The only real cause for excitement – yes, I’m that sad – was the inclusion, for the first time, of figures on applications for and grants of fee remission (or ‘fee waivers’, as ministers have taken to calling it). From the four tables in Annex D, covering the five quarters up to September 2014, we learnt that 95 per cent of remission grants to single claimants have been for full remission, and only five per cent for partial remission. And we learnt that, while 48 per cent of the single claimants from whom the issue fee was requested applied for remission, only 21 per cent of those from whom a hearing fee was requested did so.

With a bit of work, the figures also allow us to unpack – to some extent at least – the Ministry’s previous statement that gross annual fee income is running at about £12 million, of which some £3.2 million is “foregone in remission”. Because there is enough data spread over the four tables in Annex D to construct the following table for gross and net fee income from, and remission to, single claim/cases (but not multiple claimant cases, or EAT cases) over the 12-month period October 2013 to September 2014.

Issue fee (single claims/cases)
Gross income (£) Remission (£) Net fee income (£)
Type A 619,360 102,720 516,640
Type B 3,906,250 794,000 3,112,250
Total 4,525,610 896,720 3,628,890
Hearing fee (single claims/cases)
Gross income (£) Remission (£) Net fee income (£)
Type A 286,005 25,415 260,590
Type B 3,984,775 1,312,425 2,672,350
Total 4,270,780 1,337,840 2,932,940
Total (£) 8,796,390 2,234,560 6,561,830

(NB – To arrive at these figures, I assumed that the five per cent of claimants granted partial fee remission received an average remission of 50 per cent of the relevant fee.)

From this, we can see that single claimants in the ETs contribute £8.8 million (73 per cent) of the Ministry’s gross income of £12 million, and £6.56 million (75 per cent) of the Ministry’s net income of £8.8 million. And they benefit from £2.23 million (70 per cent) of the £3.2 million foregone in fee remission. The other 25 per cent (£2.2 million) of the Ministry’s net fee income comes from claimants in multiple claimant cases, and appellants to the EAT.

We can also see that, of that £8.8 million contribution to the Ministry’s gross fee income, £7.9 million (90 per cent) comes from claimants making Type B claims (e.g. discrimination, unfair dismissal). Similarly, of the total £2.23 million foregone in remission, all but £128,000 (5.7 per cent) is granted to those making Type B claims.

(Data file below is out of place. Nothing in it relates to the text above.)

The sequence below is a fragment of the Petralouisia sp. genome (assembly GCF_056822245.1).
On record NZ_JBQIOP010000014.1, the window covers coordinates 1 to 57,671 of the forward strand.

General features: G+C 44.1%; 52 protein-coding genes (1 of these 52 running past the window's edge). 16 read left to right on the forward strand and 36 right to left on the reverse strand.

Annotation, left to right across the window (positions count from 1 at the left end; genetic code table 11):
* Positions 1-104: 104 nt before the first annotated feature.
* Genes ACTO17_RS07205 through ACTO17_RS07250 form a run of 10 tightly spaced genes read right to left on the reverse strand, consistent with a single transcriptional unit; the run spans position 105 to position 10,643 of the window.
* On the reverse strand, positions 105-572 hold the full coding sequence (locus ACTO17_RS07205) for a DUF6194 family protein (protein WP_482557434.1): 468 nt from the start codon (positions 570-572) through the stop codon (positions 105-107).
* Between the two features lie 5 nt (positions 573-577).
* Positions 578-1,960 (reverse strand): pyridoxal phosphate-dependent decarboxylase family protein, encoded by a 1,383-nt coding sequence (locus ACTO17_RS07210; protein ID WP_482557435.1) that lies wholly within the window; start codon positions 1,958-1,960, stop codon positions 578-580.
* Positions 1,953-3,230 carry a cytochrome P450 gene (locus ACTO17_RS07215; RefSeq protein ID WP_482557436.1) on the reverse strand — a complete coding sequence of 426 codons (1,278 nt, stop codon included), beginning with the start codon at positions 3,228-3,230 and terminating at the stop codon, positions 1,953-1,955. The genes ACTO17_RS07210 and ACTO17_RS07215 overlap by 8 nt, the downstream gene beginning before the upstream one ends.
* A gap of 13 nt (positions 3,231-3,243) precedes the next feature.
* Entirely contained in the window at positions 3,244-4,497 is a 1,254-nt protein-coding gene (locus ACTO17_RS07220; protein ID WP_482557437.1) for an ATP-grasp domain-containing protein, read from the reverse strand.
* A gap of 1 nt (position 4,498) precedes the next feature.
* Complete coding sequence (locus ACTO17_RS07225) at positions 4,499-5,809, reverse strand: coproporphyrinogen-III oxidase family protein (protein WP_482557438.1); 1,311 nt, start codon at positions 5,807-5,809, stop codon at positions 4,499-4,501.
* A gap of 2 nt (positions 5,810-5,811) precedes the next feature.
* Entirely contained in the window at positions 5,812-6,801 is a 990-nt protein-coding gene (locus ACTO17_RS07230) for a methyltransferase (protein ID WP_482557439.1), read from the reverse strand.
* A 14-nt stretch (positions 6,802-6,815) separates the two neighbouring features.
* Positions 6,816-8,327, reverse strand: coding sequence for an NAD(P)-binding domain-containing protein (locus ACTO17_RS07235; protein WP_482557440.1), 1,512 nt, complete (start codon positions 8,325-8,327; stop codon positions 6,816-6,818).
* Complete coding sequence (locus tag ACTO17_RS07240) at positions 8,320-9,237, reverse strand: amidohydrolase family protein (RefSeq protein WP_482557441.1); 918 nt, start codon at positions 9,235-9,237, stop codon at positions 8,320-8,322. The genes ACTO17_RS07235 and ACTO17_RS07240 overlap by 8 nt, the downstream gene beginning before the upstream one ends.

Well, I think that’s interesting, and if your name’s Michael Reed I suspect you will too. However, in terms of what might happen next, it’s probably much less significant than this tweet, posted on 11 March but which I only stumbled upon today:

Screen Shot 2015-03-18 at 16.04.46

Which conveys a somewhat different message to these and similar tweets by other Labour shadow ministers in recent months:

Screen Shot 2015-03-18 at 16.25.14

Screen Shot 2015-03-18 at 17.46.08

No wonder then, that Sadiq Khan got the following response from junior injustice minister Shailesh Vara when he raised the issue of tribunal and court fees in the House of Commons on Tuesday:

Screen Shot 2015-03-18 at 08.09.31

Followed shortly after by this response from the Lord of Injustice himself, Chris Grayling:

Screen Shot 2015-03-18 at 08.21.32

And then there’s former shadow attorney general Emily Thornberry, who yesterday re-iterated (during her Westminster Hall debate on equal pay) her proposal that equal pay claims be exempted from ET fees for five years – the clear implication being that she would be happy for fees to continue for other claims.

Sadly, working out what the three tweets above, and Emily Thornberry’s proposal, might tell us about the policy on ET fees of any future Labour government is beyond my tiny brain. So I’m going to bed.

NMW enforcement: the politics (and economics) of justice

Earlier this week, Labour launched a press and Twitter offensive against Conservative BIS minister George Freeman, after the latter appeared to dismiss the former’s concern about enforcement of the minimum wage as “the politics of envy”. During a short Delegated Legislation Committee debate on draft minimum wage Regulations on Monday, Freeman had been pressed by Labour MPs Stella Creasy and Stephen Doughty on the number of criminal prosecutions of employers for breach of the minimum wage – just one under Freeman’s government to date. And, towards the end of the debate, Ms Creasy hinted at a surprising lack of knowledge of the enforcement regime on her part when she demanded:

Will the Minister talk us through the consequences to companies of not following the [NMW] regulations? If the number of prosecutions is so low, and those who are named and shamed can bear the brunt of not being popular, is there really any consequence of not paying all those low-paid workers?

The Minister responded:

As I set out in my opening remarks, there are very heavy penalties [for non-compliance]. The hon. Lady may not ever have run a business, but I assure her that for people who do so, fines and reputational damage are a major force for compliance. Prosecutions may satisfy the politics of envy of the Opposition, but they are not the best mechanism to drive compliance.